Yes, I do get invited to teach and schedule such classes every other month, or so. I have visited many places around the US and love meeting enthusiastic bead weavers. Such days can’t be beat! (I am able to talk about weaving beads on a loom for many hours in one day!!)
Has your work been published anywhere?
Years ago, I was putting a lot of attention on submitting patterns and articles to various magazines. Since travel teaching, I have been doing all of my writing for class instruction.
My past publishing includes, BeadMe, UKBead, BeadWork, Step-by-Step Beads, and others. The most requested pattern, a Steampunk Theme Cuff, is still available on a UK Magazine Site, as a single pattern. I hear from my students, often, how popular it is.
My bead art has also been used in advertising for one of the largest bead suppliers, online, and shown on the back pages of many different magazines. Other such patterns/articles were published in other areas of the world, i.e., Digibead in Australia, Perlen Poesie in Germany, MJSA Journal (that includes information for professional jewellery designers), “The Best of Bead and Button” book, and a Finalist in Bead Dreams (4) times…to name a few.
Do you sell your work? If so, where?
Just after College, I invested in tents and showcases so I would be accepted to sell in various local ‘Juried’ Art Festivals. I did this for about five years and decided that was a lot of work, setting up and taking down, three days in a row. So, I looked at other means to share my bead art.
Coffee Shops were anxious to allow my boards, in their shops. I created the Needle Felted Dolls, covered cork boards with fabric then pinned my creations to them, draping some necklaces around the necks of “The Girls”. I am shown, in the photo above, putting final touches on the new board, being swapped out. The new board has a Christmas Theme. I enjoyed dressing The Girls, for various Holidays! Five Coffee Shops were great because I could swap out boards, from shop to shop, every two weeks.
Teaching, publishing and an Etsy Shop, were next on my agenda, mostly patterns and a few kits. I think it is best for the buyer to touch and feel the finished bead art, to make a sale. Sometimes a large purchase over the internet is questionable for many buyers. So, I haven’t sold finished pieces in years, but bring them to classes for inspiration or to discuss new ideas.
Do you do other forms of craft as well?
I dabbled. My hopes were to learn more insights on mediums that would blend well with my bead loom weaving. However, I think staying with one technique is best because it is at the time you feel bored with it, that you then find ways to make it more rewarding. This then ‘ups’ your methods and experience.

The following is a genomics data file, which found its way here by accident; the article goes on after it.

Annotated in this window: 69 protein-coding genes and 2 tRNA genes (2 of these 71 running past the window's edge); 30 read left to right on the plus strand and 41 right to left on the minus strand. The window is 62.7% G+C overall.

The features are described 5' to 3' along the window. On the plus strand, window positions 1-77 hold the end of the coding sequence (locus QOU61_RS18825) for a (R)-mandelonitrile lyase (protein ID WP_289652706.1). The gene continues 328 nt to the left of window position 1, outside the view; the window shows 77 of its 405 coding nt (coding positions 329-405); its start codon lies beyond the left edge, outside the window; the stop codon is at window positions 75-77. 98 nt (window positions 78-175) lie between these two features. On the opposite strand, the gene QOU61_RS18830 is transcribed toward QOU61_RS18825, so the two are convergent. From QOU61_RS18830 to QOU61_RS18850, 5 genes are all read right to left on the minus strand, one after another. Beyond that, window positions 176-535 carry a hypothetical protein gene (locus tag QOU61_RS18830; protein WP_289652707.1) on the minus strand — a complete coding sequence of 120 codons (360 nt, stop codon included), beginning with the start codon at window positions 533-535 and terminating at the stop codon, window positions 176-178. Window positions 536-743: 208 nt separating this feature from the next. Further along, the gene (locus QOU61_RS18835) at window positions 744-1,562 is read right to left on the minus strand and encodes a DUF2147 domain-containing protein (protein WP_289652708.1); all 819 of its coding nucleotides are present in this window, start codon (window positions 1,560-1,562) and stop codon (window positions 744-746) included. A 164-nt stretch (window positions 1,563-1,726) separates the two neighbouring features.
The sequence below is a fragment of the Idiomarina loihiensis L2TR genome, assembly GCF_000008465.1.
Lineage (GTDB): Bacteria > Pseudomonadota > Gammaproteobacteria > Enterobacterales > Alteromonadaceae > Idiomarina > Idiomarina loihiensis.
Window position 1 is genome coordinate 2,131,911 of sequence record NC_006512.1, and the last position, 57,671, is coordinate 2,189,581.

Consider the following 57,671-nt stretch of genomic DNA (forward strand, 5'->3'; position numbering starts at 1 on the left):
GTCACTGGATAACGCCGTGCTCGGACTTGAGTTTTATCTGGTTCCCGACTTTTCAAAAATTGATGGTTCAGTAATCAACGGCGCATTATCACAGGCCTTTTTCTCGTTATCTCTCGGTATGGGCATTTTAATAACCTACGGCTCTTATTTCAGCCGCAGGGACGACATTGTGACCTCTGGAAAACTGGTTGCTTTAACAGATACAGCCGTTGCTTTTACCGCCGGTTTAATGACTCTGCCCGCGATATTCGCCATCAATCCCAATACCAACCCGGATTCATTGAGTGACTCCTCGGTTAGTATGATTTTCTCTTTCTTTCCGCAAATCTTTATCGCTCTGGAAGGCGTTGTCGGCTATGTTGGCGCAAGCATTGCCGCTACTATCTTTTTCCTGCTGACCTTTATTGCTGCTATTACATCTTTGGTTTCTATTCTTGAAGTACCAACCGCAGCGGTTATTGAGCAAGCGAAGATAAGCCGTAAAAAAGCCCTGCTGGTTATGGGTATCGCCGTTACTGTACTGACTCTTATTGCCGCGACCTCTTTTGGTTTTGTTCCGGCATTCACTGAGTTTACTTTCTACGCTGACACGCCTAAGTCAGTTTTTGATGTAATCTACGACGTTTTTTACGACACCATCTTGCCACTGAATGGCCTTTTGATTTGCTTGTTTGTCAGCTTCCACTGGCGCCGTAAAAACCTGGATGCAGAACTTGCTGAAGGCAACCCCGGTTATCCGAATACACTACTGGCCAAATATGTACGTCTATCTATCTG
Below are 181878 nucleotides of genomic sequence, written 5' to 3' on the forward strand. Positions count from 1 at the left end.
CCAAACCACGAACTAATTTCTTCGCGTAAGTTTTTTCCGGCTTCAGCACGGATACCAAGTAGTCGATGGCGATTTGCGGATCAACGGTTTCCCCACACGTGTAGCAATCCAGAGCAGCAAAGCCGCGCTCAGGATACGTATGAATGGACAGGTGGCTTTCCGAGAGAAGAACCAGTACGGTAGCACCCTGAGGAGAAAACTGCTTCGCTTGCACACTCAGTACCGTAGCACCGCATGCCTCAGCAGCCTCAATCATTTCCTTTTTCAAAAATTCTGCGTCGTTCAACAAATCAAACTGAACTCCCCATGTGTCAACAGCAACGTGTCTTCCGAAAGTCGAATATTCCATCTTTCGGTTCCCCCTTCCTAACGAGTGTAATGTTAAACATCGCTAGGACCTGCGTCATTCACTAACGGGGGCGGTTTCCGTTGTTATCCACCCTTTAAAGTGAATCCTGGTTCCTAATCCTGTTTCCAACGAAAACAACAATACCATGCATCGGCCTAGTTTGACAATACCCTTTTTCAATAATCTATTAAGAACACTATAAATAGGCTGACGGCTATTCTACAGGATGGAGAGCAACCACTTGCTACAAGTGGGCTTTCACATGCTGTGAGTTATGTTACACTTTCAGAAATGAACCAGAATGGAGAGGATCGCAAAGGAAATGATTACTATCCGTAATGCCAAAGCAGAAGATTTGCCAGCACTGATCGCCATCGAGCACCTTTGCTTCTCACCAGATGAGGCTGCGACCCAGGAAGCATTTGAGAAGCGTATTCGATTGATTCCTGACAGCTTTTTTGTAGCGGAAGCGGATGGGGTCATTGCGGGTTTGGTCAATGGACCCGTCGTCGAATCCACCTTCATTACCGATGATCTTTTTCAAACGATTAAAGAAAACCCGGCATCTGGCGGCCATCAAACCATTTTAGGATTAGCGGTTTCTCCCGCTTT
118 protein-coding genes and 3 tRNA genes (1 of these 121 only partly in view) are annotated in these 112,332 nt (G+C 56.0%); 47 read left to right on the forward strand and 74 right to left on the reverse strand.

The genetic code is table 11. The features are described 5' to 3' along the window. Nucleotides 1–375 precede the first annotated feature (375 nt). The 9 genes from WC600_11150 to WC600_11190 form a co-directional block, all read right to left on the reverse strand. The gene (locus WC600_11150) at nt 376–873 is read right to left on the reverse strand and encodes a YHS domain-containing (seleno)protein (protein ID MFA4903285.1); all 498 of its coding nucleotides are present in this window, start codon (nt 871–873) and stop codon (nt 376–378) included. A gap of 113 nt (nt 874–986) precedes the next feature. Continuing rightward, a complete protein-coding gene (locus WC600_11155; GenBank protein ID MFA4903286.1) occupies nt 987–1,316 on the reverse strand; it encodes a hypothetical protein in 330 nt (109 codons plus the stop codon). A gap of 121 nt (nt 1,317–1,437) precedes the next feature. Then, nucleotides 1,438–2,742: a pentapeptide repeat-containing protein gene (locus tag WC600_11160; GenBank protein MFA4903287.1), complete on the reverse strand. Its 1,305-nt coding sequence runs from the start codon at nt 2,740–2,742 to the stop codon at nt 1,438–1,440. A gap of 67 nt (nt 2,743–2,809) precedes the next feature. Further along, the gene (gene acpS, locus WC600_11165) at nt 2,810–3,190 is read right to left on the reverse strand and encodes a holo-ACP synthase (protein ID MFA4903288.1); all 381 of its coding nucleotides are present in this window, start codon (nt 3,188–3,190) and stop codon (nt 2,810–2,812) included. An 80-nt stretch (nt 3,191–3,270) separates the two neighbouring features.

Do you have any advice for people wanting to create their own designs?
Do what you find appeals to your sense of creative design. When an Artist feels comfortable with their own designs and colour selections, many feel comfortable with their art. It is the commitment to a technique that draws others to you. Art is in the eye of the beholder and I find that so true. Let your personality shine through your designs and learn lessons along the way.
Do you have any tips for people who want to sell their work?
Sell in person. Let others feel and inspect the intricacies of your art. This can happen at small festivals, clubs, a corner in a coffee shop or waiting area of a restaurant and even in your own home. Sometimes, art is sold on who the Artist is and their philosophies, not just the finished piece. So, when your passion is evident, others want to be a part of it.
Where to find out more
I hope that has left you with as much admiration as I have for Erin Simonetti and her work. I mean, who wouldn’t want to bead in that gorgeous, inspiring studio?!
So, if that has inspired you to try one of Erin’s patterns, you can find her Etsy shop at this link
Erin has also been kind enough to share some of her gorgeous work in the photos on here. If you want to see more, then check out the complete Erin Simonetti back catalogue here on her website!
Lastly, as you may realise, Erin Simonetti is a master at her craft. All those years of creating have given her a wealth of experience that she loves to pass on. So, you will find brilliant blogs, full of helpful advice, at this link.
I’m also thrilled to announce that Erin has been kind enough to answer specific questions from Bead Loom enthusiasts on my ‘Better Beader’ mailing list. So, look out for that amazing advice next time.
To be sure you don’t miss it, make sure you are signed up to my free mailing list. You’ll get a monthly email full of great articles, tips and tricks to improve your beadwork, whatever your level of experience or interest. Sound good? – then click here to sign up now.